What is it all about anyway?
One of the biggest questions we can ever ask ourselves is this one. What is it all about? Why are we alive? What is the meaning and purpose of existence?
This is a question central to all human enquiry. We attempt to answer this through the use of whatever tools and knowledge we have at our disposal. Many streams of study have formed historically due to our obsession with this fundamental question – what is the meaning of life, and why do we exist at all?
But can this question actually be answered?
The movie “The hitchhikers guide to the galaxy” illuminated this question through the depiction of a super-computer built to answer it. The computer, known as deep thought, was asked for the answer to “life, the universe and everything”. Deep thought asked for a time period of seven and a half million years to come up with the answer and started the computation.
If you have not watched the movie, have a look at this short clip of the scene in reference. If you have watched the movie, why not watch the clip anyway for pure entertainment value?
After seven and a half million years elapsed, the people approached Deep Thought and asked for the result of the computation – the long awaited and much anticipated answer to the ultimate question. Deep Thought says “I have the answer, but you’re not going to like it”.
The answer was 42.
More significantly, after this, Deep thought states that it is an impossible question to answer, because the question itself is not clear. And in order to come up with the ultimate question, a new super computer would need to be built; One with humans as part of the operating system.
This would mean that Existence itself is the Computer; which is us, and here we are still asking the same questions.
The fundamental problem that comes to light is that we can only ask a question that is limited in its very nature.
To ask the question we need frame it in a communicable manner – which means we need to use language. Language forms a description of what we observe as a “concept”. We use language to describe reality as concepts so that we can discuss, analyse and communicate about the object of our questioning.
The answer we will receive will also be a description; hence it will be a conceptual representation of the actual answer.
In order for the answer to make “sense” to us, it has to fall within our logical framework. We need to understand the reason for why this answer is correct.
This means that we can only really ask questions in a very limited way, about things which can be described accurately using language, and fall within a logical conceptual framework.
Language and concepts allow us to describe the World around us through representing the World within this limitation. The logical mind allows us to put this representation into a coherent framework, which shows an amount of dependability and repeatability.
What this means is that if we observe that the Sun rises in a particular direction (the East), then we logically conclude that we can depend on the rule that the Sun rises in the East, and will continue to do so. We can depend on this, and it will repeat.
We are then able to turn this into a law that is described in a language and falls within a logical framework; “the Sun rises in the East”.
Now this is a very simplified example to show why language and logic cannot really answer the question that is the subject of this chapter.
I’m reminded of the story of a musician who played his new composition for the King. The King thoroughly enjoyed the music and at the end of the performance, asked the musician what the meaning of the composition was. The musician pondered the question for a second, and then, picked up his instrument and played the entire score again.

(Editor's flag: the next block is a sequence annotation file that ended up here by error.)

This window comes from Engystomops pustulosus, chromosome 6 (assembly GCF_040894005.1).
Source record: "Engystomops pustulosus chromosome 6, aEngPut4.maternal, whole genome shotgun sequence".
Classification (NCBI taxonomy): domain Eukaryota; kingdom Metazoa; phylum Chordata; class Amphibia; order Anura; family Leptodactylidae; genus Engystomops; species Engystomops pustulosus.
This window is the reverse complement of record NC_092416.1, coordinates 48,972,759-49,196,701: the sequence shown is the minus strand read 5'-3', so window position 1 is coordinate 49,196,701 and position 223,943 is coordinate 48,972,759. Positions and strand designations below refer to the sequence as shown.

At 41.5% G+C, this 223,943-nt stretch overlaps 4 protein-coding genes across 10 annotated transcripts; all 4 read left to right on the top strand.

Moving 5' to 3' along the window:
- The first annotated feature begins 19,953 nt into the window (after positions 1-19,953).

When we ask a question about the “answer to life, the universe and everything”, we expect “life, the universe and everything” to be logical, and to fall within the descriptive realms of language. We are much like the King asking the musician for the meaning of the composition.
The question cannot be answered within the confines of logic, through the use of a limited vocabulary such as language.
Thus, as Deep thought correctly observes, the question itself does not make sense. The answer “42” is as good as any.
A more appropriate question is to ask why we ask this kind of question in the first place?
Why is it that we need to know what the “answer” to life the Universe and everything is?
And this is why I started to write. I feel that living this life without asking the fundamental questions, and understanding our individual and collective purpose, means living a life devoid of meaning.
However, we need to understand, as we explore such questions, that the basis within which questions can be asked and the answers expressed is, in itself, limited. At best what we will find from our exploration is pointers towards the reality in which we exist, and these pointers, when collated into a whole, have a pattern.
In observing and understanding these patterns we will be able to establish certain “parameters of reality”, and I believe these will be both surprising and profound.
In order to begin, we shall ask questions one “post” at a time and gain an understanding into “life, the universe and everything”. Through this exploration, we shall not avoid the difficult questions, or even the inflammatory ones.
My hope is that a discernment will occur whereby readers can gain a level of clarity about who we are, what we are doing on this Earth and how we can live lives of our own fullest potential.
So what really is the correct answer to “what is the answer to life, the Universe and everything?”. Well, it’s whatever you choose it to be.
After all, we could just be some invisible dude called “God” doodling.